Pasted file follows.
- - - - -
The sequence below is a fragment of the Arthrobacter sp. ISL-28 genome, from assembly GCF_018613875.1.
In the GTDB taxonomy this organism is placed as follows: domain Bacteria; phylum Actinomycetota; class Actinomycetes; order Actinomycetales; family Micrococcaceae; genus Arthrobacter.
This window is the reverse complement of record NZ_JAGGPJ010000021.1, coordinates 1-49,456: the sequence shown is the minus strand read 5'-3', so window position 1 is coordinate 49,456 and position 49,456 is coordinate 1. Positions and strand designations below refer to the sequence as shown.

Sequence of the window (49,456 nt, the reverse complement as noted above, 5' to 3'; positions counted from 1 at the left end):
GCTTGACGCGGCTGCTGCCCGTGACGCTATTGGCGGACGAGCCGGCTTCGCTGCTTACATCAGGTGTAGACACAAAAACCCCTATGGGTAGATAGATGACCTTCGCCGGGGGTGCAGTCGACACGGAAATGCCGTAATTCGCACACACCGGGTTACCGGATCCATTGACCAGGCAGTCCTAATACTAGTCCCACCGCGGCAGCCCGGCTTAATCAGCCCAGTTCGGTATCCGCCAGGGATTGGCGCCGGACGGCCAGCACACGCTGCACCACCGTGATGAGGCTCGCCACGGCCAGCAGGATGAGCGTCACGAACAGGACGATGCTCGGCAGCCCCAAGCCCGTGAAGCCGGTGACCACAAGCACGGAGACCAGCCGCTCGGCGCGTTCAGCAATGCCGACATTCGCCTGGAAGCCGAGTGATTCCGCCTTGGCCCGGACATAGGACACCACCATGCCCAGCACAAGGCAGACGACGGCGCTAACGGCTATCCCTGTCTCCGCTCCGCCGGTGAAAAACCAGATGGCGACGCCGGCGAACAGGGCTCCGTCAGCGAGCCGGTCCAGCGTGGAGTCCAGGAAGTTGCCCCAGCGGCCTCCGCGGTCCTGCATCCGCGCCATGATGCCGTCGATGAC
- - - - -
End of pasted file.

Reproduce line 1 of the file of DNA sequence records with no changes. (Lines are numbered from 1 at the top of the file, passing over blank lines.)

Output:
The sequence below is a fragment of the Arthrobacter sp. ISL-28 genome, from assembly GCF_018613875.1.